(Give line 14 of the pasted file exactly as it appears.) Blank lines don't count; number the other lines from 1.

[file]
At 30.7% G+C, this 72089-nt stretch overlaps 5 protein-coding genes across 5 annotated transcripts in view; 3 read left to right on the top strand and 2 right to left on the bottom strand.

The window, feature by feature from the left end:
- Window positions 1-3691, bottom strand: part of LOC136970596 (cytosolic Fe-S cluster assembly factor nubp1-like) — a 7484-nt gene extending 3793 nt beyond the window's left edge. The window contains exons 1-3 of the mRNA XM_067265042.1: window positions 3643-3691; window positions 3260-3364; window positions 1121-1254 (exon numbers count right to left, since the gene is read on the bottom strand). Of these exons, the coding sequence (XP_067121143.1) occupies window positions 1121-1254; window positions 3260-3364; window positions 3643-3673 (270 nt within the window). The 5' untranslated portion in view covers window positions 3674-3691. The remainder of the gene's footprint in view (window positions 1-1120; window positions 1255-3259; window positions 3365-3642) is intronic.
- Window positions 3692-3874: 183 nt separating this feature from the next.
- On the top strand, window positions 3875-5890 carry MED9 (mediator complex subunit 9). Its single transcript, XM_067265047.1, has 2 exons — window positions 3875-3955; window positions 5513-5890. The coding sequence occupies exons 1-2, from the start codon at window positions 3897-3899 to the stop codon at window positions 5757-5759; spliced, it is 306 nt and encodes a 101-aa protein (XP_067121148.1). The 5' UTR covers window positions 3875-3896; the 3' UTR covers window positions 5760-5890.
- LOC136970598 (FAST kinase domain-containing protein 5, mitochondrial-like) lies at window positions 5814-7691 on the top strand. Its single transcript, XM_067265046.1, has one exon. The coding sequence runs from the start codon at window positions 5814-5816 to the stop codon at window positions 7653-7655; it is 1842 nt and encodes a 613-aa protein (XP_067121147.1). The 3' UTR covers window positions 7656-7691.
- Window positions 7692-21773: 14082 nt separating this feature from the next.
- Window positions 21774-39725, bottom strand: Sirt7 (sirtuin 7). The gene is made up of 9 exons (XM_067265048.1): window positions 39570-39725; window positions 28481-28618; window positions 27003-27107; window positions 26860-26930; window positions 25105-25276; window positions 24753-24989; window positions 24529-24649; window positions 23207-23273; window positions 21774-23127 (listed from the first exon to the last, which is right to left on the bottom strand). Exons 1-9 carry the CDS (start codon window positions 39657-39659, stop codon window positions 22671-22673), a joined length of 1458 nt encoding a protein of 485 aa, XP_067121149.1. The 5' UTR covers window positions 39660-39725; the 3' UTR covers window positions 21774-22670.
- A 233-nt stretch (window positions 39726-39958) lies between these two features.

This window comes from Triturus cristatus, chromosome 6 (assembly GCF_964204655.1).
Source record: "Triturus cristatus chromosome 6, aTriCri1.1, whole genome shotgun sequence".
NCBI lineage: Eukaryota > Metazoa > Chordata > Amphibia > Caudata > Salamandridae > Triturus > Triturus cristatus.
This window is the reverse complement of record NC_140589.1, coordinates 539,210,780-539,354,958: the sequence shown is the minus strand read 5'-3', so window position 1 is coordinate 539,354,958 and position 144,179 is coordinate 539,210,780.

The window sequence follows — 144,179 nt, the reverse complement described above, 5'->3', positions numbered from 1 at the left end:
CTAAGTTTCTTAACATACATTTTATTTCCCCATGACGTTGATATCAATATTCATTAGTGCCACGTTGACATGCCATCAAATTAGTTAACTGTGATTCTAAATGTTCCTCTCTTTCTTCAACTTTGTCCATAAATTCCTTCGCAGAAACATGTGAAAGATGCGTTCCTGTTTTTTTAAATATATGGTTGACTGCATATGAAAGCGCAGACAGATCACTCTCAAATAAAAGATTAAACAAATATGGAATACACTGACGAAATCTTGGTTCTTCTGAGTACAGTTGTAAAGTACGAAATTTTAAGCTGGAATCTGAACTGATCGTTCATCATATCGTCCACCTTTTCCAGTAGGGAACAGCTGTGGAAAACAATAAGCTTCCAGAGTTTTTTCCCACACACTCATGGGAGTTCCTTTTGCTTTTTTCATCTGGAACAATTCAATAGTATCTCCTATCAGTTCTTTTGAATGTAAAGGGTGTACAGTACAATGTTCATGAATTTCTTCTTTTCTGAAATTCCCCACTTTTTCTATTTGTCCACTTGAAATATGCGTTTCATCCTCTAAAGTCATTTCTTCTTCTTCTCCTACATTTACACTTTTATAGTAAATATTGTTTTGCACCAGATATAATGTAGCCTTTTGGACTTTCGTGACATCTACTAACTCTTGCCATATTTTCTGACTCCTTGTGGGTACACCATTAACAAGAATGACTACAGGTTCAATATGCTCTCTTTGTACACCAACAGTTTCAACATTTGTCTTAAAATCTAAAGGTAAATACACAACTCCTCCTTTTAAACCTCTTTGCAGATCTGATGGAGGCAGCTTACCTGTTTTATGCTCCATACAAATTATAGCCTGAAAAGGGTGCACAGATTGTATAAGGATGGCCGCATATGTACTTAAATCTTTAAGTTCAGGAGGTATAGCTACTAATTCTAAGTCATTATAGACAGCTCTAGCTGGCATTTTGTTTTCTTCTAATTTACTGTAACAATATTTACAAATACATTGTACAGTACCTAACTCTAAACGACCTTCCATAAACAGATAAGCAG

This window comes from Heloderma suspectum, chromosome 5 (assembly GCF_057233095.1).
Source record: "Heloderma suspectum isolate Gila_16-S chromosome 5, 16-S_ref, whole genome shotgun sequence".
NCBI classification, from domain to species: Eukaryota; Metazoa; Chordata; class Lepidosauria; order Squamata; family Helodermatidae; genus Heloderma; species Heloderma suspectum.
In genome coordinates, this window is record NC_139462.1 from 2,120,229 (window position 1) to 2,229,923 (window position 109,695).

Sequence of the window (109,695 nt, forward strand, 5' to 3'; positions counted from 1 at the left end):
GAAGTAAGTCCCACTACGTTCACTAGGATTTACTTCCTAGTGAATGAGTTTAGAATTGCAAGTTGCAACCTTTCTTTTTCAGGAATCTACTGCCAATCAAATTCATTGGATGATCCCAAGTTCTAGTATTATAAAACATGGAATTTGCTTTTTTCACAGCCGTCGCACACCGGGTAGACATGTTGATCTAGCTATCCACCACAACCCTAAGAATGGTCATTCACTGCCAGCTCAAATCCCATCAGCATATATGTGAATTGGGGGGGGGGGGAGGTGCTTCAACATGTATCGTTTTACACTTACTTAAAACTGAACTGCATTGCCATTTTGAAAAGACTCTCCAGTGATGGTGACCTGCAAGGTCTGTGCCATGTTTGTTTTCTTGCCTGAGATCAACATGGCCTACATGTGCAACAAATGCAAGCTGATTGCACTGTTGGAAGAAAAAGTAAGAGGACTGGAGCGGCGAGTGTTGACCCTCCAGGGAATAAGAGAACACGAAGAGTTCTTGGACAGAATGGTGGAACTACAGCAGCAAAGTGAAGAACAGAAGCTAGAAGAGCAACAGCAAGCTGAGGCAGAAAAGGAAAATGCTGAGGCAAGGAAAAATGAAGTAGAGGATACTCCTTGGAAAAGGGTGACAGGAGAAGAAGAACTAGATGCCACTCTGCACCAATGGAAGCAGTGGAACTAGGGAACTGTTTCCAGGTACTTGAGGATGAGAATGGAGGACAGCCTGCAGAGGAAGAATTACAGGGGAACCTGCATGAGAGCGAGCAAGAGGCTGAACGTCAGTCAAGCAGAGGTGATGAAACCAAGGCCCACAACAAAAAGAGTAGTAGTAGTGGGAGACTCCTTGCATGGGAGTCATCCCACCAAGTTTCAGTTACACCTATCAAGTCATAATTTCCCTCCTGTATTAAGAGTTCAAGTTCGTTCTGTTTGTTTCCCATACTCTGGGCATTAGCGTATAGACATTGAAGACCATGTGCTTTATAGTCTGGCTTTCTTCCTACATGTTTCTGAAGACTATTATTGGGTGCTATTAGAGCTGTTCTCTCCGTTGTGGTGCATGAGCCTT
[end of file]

The window sequence follows — 144,179 nt, the reverse complement described above, 5'->3', positions numbered from 1 at the left end: